A Book of Gems Choice selections from the writings of Benjamin Franklin

By Benjamin Franklin

Page 154

all its fullness and
completeness more successfully, with more faith and power than ever,
and may we be enabled to bring souls to Christ more abundantly than
ever.




WHERE IS THE POWER?


The genuine power—the power that will enable us to stand against all
opposition and triumph at last—is not in this man or that, money or
learning, talent or popularity, but in the _true position_. Learning is
profitable, if used wisely, as a help in finding and determining the
true position; but the power is not in the learning nor talent. A man
of very ordinary learning and talent may find the true position, stand
on and defend it. No matter what a man’s learning, talent or popularity
may be, if he forsakes the truth, the right ground, if he undertakes
to advocate false theories, it will become perfect weakness, and will
be swept away like chaff. If men desire to stand, let them not think
of their own power, learning, popularity, or personal influence, and
talent, but of the _true ground_, “the right way of the Lord,” and
depend on truth and the God of truth; never deviate from the truth,
but be faithful to it, maintain their integrity to it, and the God of
all truth and righteousness will hold them up. They will realize that
the strength of the everlasting hills is underneath, and they cannot
be moved. If men who once knew the truth, begin to higgle, tamper and
trifle; if they, little by little, begin to show a want of integrity, a
lack of moral honesty; a disposition to compromise with sectarianism;
to ignore the distinctions between truth and error, the body of Christ
and sectarian bodies; the way of the Lord and other ways, and finally
begin to abandon leading principles and leading points of teaching,
they will find their power gone and will soon amount to nothing. Many
men have, in this way, literally thrown themselves away, and others are
now going the same road.

If men desire to stand, they should seek the true ground, try to
ascertain and determine what the truth is; find, with certainty, the
_true position_, and place themselves squarely in it; maintain and
defend it, not depending on _their own_ strength, learning, talent,
influence or popularity, but on the truth; the _true position_; the
_right way_. But some one is ready to inquire: “How can we find truth
in the midst of so much error; the right way in the midst of so many
ways?” This may be a little difficult to some. There is, however, one
thing indispensable to it, and that is

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Text Comparison with Autobiography of Benjamin Franklin

Page 17
--Griffin.
Page 23
I took the contrary side, perhaps a little for dispute's sake.
Page 35
I joined them, and thereby was led into the great meeting-house of the Quakers near the market.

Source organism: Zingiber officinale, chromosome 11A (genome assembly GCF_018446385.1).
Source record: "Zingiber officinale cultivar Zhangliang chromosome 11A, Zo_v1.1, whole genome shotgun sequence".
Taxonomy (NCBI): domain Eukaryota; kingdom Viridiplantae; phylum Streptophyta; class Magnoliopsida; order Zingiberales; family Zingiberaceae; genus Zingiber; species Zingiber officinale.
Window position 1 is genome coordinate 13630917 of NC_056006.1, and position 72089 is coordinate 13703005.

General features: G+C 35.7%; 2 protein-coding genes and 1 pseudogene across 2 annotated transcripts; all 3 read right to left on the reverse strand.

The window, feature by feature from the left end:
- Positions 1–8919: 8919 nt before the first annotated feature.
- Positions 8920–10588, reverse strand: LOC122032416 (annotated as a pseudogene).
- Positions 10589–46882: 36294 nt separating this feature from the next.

Page 46
Many pleasant walks we four had together on Sundays into the woods, near Schuylkill, where we read to one another, and conferr'd on what we read.
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I returned on board a little puzzled, but still not doubting.
Page 61
John----, a wild Irishman, brought up to no business, whose service, for four years, Keimer had purchased from the captain of a ship; he, too, was to be made a pressman.
Page 66
I grew convinc'd that _truth_, _sincerity_ and _integrity_ in dealings between man and man were of the utmost importance to the felicity of life; and I form'd written resolutions, which still remain in my journal book, to practice them ever while I lived.
Page 72
I was bred a farmer, and it was a folly in me to come to town, and put myself, at thirty years of age, an apprentice to learn a new trade.
Page 73
My friends there, who conceiv'd I had been of some service, thought fit to reward me by employing me in printing the money; a very profitable jobb and a great help to me.
Page 77
And now I set on foot my first project of a public nature, that for a subscription library.
Page 78
as intelligent as most gentlemen from other countries, and perhaps have contributed in some degree to the stand so generally made throughout the colonies in defense of their privileges.
Page 80
If it remains a while uncertain to whom the merit belongs, someone more vain than yourself will be encouraged to claim it, and then even envy will be disposed to do you justice by plucking those assumed feathers, and restoring them to their right owner.
Page 96
The piece, being universally approved, was copied in all the newspapers of the Continent; reprinted in.
Page 118
It had been propos'd that we should encourage the scheme for building a battery by laying out the present stock, then about sixty pounds, in tickets of the lottery.
Page 128
William Tennent, and.
Page 135
The debates upon it in Congress went on daily, hand in hand with the Indian business.
Page 155
I have sometimes since thought that his little or no resentment against me, for the answers it was known I drew up to his messages, might be the effect of professional habit, and that, being bred a lawyer, he might consider us both as merely advocates for contending clients in a suit, he for the proprietaries and I for the Assembly.
Page 158
Dr.
Page 164
I was at the entertainment given by the city of New York to Lord Loudoun, on his taking upon him the command.
Page 174
He's rarely _warm_ in Censure or in Praise: _Good-Nature, Wit_, and _Judgment_ round him wait; And thus he sits _inthron'd_ in _Classick-State_: To Failings mild, but zealous for Desert; The clearest Head, and the sincerest Heart.